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Original Issue

It Doesn't Get Smaller Than This On KXGN-TV in Glendive, Mont., the sports department is a one-man band

The Broaddus-at-Baker Class B football playoff game is not in
Baker tomorrow. It will be in Miles City. So be sure you've got
that down. The move was made because Baker received over two
inches of rain and had six inches of snow on their football field
this morning. Heh-heh." --ED AGRE, on Montana East

Ed Agre cannot remember the last time he sought, or required, a
press credential to cover a sporting event. He has not been to a
major league baseball game in, he fathoms, 20 years. Ask him if
he's been to a pro football game and his response is, "Oh, sure,
sure. Up in Saskatchewan. The Roughriders, I think they call

The 63-year-old Agre is the sports anchor (and newscaster and
weatherman) at KXGN-TV in Glendive, Mont. If ESPN is the
"worldwide leader in sports," as it proclaims, then KXGN, on the
western fringe of the Badlands, is its antipode. Of the 210
Nielsen markets in the U.S., KXGN is 210th. Its 15,000 watts
harness about one sixth the power of an average TV station. Its
4,880 potential viewing households are fewer than a third as many
as served by the nation's next smallest market, North Platte,
Neb. Glendive is not a market; it's a bodega.

KXGN covers any local event that can be considered sport, from
the games of the myriad teams of Dawson County High and Dawson
County Community College to American Legion and Little League
baseball games. As long as it's local, and that's a relative term
out there, nothing is below KXGN's radar. "We don't make any
money doing these games," says KXGN general manager Dan Frenzel.
"We carry every ball game that we can because it's important to a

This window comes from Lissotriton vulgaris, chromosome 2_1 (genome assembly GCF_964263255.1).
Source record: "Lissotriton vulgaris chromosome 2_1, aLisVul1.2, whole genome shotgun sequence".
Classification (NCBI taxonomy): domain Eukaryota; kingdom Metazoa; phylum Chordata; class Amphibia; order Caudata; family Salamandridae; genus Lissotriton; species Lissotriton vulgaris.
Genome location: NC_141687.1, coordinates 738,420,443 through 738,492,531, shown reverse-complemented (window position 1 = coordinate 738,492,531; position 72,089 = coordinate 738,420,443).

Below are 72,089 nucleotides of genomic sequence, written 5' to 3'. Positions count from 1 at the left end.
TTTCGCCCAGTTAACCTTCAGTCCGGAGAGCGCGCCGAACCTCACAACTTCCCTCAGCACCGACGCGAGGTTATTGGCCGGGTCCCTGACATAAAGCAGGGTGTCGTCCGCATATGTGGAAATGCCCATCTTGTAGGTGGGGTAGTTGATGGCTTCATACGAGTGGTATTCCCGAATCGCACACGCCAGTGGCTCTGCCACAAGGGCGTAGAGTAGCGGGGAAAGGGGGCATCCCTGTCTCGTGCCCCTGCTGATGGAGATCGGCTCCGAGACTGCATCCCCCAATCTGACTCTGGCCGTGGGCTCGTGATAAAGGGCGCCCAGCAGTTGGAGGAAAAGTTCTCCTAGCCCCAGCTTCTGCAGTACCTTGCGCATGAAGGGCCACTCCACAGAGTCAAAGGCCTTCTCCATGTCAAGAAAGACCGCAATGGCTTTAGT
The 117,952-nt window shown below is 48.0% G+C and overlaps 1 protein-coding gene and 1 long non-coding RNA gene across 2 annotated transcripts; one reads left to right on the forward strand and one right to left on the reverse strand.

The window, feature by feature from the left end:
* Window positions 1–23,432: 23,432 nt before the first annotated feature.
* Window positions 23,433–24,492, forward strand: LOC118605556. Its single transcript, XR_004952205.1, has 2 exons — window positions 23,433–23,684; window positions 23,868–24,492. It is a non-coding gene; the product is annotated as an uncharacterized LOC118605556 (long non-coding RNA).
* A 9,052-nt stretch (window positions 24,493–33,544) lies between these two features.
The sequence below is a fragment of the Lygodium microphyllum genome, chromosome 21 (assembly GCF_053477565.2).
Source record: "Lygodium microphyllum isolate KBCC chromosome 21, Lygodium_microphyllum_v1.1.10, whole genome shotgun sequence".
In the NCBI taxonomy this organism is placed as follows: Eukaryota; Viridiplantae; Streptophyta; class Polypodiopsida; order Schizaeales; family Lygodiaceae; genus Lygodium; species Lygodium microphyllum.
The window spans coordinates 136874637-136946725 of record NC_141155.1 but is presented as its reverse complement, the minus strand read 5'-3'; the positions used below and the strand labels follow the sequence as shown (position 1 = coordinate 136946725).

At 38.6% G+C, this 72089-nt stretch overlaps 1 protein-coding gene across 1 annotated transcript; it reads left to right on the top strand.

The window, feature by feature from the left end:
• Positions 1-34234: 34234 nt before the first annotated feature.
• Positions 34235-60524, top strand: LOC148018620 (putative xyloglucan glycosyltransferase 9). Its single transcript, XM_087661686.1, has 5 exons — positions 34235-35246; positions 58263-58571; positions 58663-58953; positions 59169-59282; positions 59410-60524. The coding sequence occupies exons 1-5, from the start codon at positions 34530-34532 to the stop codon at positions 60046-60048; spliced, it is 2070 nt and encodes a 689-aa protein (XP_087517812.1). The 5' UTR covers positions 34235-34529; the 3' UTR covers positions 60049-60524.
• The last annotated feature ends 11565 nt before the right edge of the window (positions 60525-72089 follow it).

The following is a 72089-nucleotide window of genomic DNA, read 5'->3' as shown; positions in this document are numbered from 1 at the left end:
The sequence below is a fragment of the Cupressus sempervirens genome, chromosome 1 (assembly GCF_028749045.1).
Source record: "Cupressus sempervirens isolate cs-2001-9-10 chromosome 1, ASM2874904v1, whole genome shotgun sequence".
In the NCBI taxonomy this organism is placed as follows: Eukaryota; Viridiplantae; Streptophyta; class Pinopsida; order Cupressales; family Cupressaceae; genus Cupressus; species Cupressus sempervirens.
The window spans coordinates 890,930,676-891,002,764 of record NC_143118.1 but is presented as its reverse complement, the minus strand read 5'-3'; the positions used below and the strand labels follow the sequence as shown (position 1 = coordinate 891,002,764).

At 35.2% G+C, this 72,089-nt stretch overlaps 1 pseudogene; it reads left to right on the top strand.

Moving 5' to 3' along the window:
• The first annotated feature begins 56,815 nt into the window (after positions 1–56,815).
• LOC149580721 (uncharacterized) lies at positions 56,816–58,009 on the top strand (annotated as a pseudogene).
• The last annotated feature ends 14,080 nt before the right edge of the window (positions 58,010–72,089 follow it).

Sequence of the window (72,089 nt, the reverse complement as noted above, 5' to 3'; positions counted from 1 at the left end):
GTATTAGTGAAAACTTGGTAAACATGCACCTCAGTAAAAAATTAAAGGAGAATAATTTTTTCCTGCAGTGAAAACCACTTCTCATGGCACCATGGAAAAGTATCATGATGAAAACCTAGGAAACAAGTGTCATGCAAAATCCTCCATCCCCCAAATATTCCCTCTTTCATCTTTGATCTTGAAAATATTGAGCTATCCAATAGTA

community this size. Everybody cares. Those are our kids. Our kid
scored the winning run. Our kid got hurt."

In 1984 Frenzel, who had anchored KXGN's half-hour weeknight
newscasts for two decades, switched solely to radio. Nine years
later, by then the most recognizable voice in eastern Montana, he
tired of doing play-by-play. "I was looking for someone to come
to Glendive, which is pretty tough to do," says Frenzel. "People
who come don't stay long. They view us as a stepping-stone to a
bigger market."

Then, in December '93, Agre, a well-traveled Montana radio
veteran, popped in for a visit. "Listen, I could use you,"
Frenzel told him, "but I can't pay you much."

"I don't care about the money," replied Agre. "I like it here,
and I would like to spend my last years in eastern Montana."

Frenzel hired him on the spot.

For Agre, it is nothing to toss KXGN's handheld camera into the
backseat of his '84 Caprice Classic and motor all over the
eastern third of the country's third-largest state. North to
Scobey, 150 miles, for a girls' high school basketball game.
South to Ekalaka, 110 miles, for volleyball.

"People beckon Ed from all over, and he can't say no," says
Frenzel. "He says, 'I'll be there,' grabs his camera and goes."

For communities such as Wibaux (pop. 600), Agre's destination on
this crisp, clear Saturday morning in November, the sight of the
sexagenarian newsman is proof that they matter. "I tell anyone
who comes to work here," says Frenzel, "that it's more important
for us to show up at an event with a camera than it is for us to
put it on the air."

Agre will tote the camera and shoot footage of the game for